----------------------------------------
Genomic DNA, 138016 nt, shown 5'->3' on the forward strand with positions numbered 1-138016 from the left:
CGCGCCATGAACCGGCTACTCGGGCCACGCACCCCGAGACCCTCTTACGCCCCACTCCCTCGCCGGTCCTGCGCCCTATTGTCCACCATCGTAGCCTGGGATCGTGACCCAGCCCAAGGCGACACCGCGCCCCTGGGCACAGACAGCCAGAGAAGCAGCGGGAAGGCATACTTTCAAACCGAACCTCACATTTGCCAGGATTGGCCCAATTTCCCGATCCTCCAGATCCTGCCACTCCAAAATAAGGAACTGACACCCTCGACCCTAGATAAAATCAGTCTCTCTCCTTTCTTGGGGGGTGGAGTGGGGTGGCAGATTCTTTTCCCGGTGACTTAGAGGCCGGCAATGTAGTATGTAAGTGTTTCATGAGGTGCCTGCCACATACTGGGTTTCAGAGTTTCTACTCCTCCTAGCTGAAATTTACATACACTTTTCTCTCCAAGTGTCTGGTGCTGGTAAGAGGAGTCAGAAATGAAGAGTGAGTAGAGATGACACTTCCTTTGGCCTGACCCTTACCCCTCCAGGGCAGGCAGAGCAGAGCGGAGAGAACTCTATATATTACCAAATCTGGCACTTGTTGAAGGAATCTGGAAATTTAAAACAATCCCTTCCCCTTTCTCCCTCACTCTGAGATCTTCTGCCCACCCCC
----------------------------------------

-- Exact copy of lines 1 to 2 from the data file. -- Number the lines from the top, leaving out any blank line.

Genomic DNA, 138016 nt, shown 5'->3' on the forward strand with positions numbered 1-138016 from the left:
CGCGCCATGAACCGGCTACTCGGGCCACGCACCCCGAGACCCTCTTACGCCCCACTCCCTCGCCGGTCCTGCGCCCTATTGTCCACCATCGTAGCCTGGGATCGTGACCCAGCCCAAGGCGACACCGCGCCCCTGGGCACAGACAGCCAGAGAAGCAGCGGGAAGGCATACTTTCAAACCGAACCTCACATTTGCCAGGATTGGCCCAATTTCCCGATCCTCCAGATCCTGCCACTCCAAAATAAGGAACTGACACCCTCGACCCTAGATAAAATCAGTCTCTCTCCTTTCTTGGGGGGTGGAGTGGGGTGGCAGATTCTTTTCCCGGTGACTTAGAGGCCGGCAATGTAGTATGTAAGTGTTTCATGAGGTGCCTGCCACATACTGGGTTTCAGAGTTTCTACTCCTCCTAGCTGAAATTTACATACACTTTTCTCTCCAAGTGTCTGGTGCTGGTAAGAGGAGTCAGAAATGAAGAGTGAGTAGAGATGACACTTCCTTTGGCCTGACCCTTACCCCTCCAGGGCAGGCAGAGCAGAGCGGAGAGAACTCTATATATTACCAAATCTGGCACTTGTTGAAGGAATCTGGAAATTTAAAACAATCCCTTCCCCTTTCTCCCTCACTCTGAGATCTTCTGCCCACCCCC